EGAN: This one – this one for me, I chose it for its sort of more for subjectiveness. It’s sort of a large landscape and it’s distanced. And when you look closely at it, I was drawn to sort of formal components of how that photograph is taken. There’s a pole, possibly a telephone pole, that’s been damaged that really breaks up the entire frame. And then there’s a person standing very far in the distance sort of looking out. And so I was drawn to sort of the possible story that I can make of this sort of devastated landscape. What happened. You know, of course, when I’m looking through them, I don’t know where these places are and I don’t know where those photograph – everything’s anonymous. So I’m just looking at it purely for like something’s happened. There’s a flood perhaps. Something’s destroyed. The way that – someone’s dislocated. They’re standing out there. And so I look at it that way. There’s a lot of information that, of course, I knew none of the answers to but it posed lots of questions for me. And the formalness of it, the way the poles and the telephone wires go through into the background draw me into that picture.
CAVANAUGH: You know, photographic technique and practices vary so much and it must make the idea of judging something, a number of photographs, so difficult. For instance, very different styles are represented in the show. There’s an image called “The Smothering,” which is very heavily Photoshopped and, you know, I mean, it’s basically, you know, put together stylistically and that is juxtaposed with a more documentary style image of a young man helping his girlfriend smoke a crack pipe, which is, you know, sort of in the moment right there. I wonder how do you compare such two different photographs?
EGAN: Well, those are two very – I like that you brought those two together because there are, you know, over a hundred pictures. And part of being a curator is you also – you do draw conclusions when you pair different pictures next to each other. So, for me, these two pictures, if we’re going to talk about them together, aren’t drastically different and what I look at is how is something conveyed and it can be completely Photoshopped and changed. The one that’s Photoshopped that you’re referring to is of a woman sort of floating in an interior space with her head in a cardboard box, sort of flying through an empty space in a room. And the other one is these two people with junk all around their room, like their small room, very opposite of the other one, which is an empty room with a woman floating through it with her head in a box while the other one is in a small room with two people smoking crack with all the belongings, sort of junk, stacked on and they’re watching “Friends” on television. And, excuse me, I actually don’t think they’re quite different because for me both of them are very psychologically challenging. One is very sad. When you see it, you know, there’s this sort of funny scene on the television and a very depressing scene on the outside of the television but there’s nothing to say that there’s also something quite sad or surreal or questioning about a woman floating through an empty space with her head in a box because it sounds like it could be funny but paired next to it, you realize that there’s this psychological challenge, you know, that there’s almost – They’re both in a box, both pictures are taken in these tight quarters, and yet the results are different people experimenting with, I don’t know, life’s challenges. And how you convey those challenges, I think, is what – why the picture grabs me in different ways for different things. Different ones have – like hold you to it even though you don’t quite understand why is there a woman floating through this room but there’s the emptiness of the room in comparison to the almost like the fullness of the other picture with the garbage.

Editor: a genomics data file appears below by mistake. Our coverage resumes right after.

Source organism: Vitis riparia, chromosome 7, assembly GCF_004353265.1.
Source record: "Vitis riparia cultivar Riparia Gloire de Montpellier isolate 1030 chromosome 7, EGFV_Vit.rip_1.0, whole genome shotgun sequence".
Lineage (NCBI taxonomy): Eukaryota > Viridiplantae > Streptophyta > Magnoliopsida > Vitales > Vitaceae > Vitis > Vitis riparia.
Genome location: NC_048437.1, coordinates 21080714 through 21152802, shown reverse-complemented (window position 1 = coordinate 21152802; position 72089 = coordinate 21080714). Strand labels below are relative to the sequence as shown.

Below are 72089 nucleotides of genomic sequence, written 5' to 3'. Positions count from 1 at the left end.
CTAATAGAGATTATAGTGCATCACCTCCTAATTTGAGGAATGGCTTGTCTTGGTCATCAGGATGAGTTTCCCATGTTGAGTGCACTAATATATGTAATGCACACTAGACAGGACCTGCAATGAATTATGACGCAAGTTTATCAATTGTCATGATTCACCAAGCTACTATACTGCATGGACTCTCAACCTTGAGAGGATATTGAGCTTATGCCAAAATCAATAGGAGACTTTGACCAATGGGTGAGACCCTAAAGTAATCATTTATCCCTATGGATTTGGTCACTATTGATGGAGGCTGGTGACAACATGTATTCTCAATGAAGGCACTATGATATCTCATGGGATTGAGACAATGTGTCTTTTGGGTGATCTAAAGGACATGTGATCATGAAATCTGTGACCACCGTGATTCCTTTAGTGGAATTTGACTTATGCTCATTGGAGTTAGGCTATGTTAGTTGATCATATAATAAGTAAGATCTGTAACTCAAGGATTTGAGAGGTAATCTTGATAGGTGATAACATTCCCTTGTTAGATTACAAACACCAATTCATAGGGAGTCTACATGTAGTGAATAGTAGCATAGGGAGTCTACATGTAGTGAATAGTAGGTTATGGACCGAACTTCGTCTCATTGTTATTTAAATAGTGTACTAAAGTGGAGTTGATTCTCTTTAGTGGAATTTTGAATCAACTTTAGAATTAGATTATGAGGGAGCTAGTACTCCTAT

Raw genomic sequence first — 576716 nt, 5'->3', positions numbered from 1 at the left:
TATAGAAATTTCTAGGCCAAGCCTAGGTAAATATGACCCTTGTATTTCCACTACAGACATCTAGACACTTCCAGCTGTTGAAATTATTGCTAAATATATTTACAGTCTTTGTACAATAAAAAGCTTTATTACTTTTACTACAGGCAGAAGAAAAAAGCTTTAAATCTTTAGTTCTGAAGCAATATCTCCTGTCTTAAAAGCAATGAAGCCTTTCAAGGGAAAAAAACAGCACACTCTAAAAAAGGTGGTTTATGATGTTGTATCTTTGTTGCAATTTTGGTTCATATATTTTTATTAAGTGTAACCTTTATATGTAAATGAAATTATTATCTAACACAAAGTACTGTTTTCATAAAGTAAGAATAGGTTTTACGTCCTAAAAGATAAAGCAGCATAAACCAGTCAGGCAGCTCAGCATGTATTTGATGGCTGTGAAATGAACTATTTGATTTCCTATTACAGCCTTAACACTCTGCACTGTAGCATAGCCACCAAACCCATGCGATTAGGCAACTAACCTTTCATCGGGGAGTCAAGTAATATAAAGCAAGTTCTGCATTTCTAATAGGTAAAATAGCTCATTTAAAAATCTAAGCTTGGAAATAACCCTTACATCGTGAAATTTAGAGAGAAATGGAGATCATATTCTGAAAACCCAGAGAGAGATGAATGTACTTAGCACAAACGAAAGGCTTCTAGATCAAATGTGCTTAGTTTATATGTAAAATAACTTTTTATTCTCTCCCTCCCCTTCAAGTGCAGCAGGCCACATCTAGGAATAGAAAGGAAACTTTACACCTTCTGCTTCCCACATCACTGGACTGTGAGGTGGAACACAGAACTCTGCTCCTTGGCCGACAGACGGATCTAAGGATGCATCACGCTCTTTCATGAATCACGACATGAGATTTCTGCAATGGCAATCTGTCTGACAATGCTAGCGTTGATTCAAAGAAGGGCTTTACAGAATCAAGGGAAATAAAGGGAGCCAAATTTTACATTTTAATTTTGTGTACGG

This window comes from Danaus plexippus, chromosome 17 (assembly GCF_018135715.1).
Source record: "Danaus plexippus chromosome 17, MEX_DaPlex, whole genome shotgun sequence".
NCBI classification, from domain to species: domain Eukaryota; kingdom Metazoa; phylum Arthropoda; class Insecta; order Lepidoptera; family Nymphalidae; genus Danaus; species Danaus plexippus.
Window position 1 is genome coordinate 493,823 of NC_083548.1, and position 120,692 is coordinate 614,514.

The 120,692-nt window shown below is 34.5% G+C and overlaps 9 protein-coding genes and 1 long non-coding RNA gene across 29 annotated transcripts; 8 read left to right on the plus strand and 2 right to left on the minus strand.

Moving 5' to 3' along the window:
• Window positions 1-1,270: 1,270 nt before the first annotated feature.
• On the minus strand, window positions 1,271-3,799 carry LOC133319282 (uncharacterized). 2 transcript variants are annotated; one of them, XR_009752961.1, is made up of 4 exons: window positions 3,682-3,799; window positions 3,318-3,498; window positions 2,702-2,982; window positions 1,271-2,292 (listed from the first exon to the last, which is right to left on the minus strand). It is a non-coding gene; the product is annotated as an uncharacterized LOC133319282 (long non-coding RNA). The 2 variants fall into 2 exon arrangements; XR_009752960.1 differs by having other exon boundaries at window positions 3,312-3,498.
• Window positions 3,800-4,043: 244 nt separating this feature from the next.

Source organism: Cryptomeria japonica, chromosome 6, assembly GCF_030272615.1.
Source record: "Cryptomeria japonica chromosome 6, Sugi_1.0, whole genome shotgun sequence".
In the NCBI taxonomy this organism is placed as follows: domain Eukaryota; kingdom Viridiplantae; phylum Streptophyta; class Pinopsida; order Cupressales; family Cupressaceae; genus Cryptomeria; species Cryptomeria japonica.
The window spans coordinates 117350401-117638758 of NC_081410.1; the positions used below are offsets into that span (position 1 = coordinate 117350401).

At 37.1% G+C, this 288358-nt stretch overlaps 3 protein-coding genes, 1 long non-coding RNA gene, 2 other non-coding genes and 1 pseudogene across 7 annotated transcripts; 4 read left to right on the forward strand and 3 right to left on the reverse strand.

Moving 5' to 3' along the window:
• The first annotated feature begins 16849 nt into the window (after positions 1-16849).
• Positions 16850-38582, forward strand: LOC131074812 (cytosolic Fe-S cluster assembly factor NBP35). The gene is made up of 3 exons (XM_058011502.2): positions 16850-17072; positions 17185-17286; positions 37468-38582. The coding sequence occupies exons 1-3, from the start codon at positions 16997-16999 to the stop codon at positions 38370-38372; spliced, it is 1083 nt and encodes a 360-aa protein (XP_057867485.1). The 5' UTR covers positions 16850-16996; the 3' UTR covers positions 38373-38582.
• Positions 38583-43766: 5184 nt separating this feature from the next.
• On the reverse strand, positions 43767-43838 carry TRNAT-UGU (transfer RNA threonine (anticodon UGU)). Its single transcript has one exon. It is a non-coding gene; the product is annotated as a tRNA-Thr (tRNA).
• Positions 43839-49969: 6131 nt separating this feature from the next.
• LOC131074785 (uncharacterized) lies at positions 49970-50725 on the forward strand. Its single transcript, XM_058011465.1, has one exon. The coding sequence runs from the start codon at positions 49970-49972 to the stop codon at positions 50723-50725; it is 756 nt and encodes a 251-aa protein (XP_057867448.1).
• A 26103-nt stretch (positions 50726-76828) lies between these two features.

CAVANAUGH: I had so much more to ask you but we are out of time.
EGAN: Oh, yeah.
CAVANAUGH: Thank you so much, Natasha, for explain – doing the difficult task of explaining photographs on the radio. I appreciate it.
EGAN: Thank you very much for having me.
CAVANAUGH: Natasha Egan is Associate Director and Curator at the Museum of Contemporary Photography in Chicago. The Art of Photography Show’s opening reception takes place this Saturday night at 6:00 p.m. at the Lyceum Theatre Gallery in Horton Plaza. The exhibit will remain on display through November 7th. You can see images from the show and get more information on our Culture Lust blog at KPBS.org. Coming up, stay with us, the art of conversation, that’s as These Days continues here on KPBS.